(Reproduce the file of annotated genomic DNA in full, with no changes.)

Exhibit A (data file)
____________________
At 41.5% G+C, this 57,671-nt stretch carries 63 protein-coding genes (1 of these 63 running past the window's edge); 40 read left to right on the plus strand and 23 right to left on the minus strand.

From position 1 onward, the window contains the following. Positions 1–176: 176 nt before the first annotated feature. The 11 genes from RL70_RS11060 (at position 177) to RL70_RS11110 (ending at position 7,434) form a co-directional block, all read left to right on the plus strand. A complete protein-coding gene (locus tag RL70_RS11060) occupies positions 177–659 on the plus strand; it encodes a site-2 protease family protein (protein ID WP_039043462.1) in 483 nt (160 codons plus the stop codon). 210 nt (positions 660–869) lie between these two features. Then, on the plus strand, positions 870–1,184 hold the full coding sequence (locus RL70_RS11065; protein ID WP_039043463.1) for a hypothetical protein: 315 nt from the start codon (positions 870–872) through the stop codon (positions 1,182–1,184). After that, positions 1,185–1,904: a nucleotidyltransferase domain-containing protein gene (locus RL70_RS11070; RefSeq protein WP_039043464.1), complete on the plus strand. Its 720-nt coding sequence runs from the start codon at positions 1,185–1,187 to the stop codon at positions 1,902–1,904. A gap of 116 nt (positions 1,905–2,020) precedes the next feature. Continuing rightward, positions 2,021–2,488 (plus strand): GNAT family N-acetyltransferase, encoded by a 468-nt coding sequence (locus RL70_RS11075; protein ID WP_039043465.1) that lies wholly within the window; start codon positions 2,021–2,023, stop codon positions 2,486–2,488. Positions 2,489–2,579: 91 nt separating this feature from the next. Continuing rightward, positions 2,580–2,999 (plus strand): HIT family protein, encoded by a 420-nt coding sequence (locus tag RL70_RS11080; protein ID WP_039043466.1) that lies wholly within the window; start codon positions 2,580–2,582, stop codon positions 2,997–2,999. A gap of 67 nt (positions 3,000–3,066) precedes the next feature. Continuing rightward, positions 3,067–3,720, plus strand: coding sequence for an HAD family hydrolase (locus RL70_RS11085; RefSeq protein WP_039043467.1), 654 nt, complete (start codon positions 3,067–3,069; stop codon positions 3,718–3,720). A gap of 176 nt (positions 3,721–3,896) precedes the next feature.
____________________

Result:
At 41.5% G+C, this 57,671-nt stretch carries 63 protein-coding genes (1 of these 63 running past the window's edge); 40 read left to right on the plus strand and 23 right to left on the minus strand.

From position 1 onward, the window contains the following. Positions 1–176: 176 nt before the first annotated feature. The 11 genes from RL70_RS11060 (at position 177) to RL70_RS11110 (ending at position 7,434) form a co-directional block, all read left to right on the plus strand. A complete protein-coding gene (locus tag RL70_RS11060) occupies positions 177–659 on the plus strand; it encodes a site-2 protease family protein (protein ID WP_039043462.1) in 483 nt (160 codons plus the stop codon). 210 nt (positions 660–869) lie between these two features. Then, on the plus strand, positions 870–1,184 hold the full coding sequence (locus RL70_RS11065; protein ID WP_039043463.1) for a hypothetical protein: 315 nt from the start codon (positions 870–872) through the stop codon (positions 1,182–1,184). After that, positions 1,185–1,904: a nucleotidyltransferase domain-containing protein gene (locus RL70_RS11070; RefSeq protein WP_039043464.1), complete on the plus strand. Its 720-nt coding sequence runs from the start codon at positions 1,185–1,187 to the stop codon at positions 1,902–1,904. A gap of 116 nt (positions 1,905–2,020) precedes the next feature. Continuing rightward, positions 2,021–2,488 (plus strand): GNAT family N-acetyltransferase, encoded by a 468-nt coding sequence (locus RL70_RS11075; protein ID WP_039043465.1) that lies wholly within the window; start codon positions 2,021–2,023, stop codon positions 2,486–2,488. Positions 2,489–2,579: 91 nt separating this feature from the next. Continuing rightward, positions 2,580–2,999 (plus strand): HIT family protein, encoded by a 420-nt coding sequence (locus tag RL70_RS11080; protein ID WP_039043466.1) that lies wholly within the window; start codon positions 2,580–2,582, stop codon positions 2,997–2,999. A gap of 67 nt (positions 3,000–3,066) precedes the next feature. Continuing rightward, positions 3,067–3,720, plus strand: coding sequence for an HAD family hydrolase (locus RL70_RS11085; RefSeq protein WP_039043467.1), 654 nt, complete (start codon positions 3,067–3,069; stop codon positions 3,718–3,720). A gap of 176 nt (positions 3,721–3,896) precedes the next feature.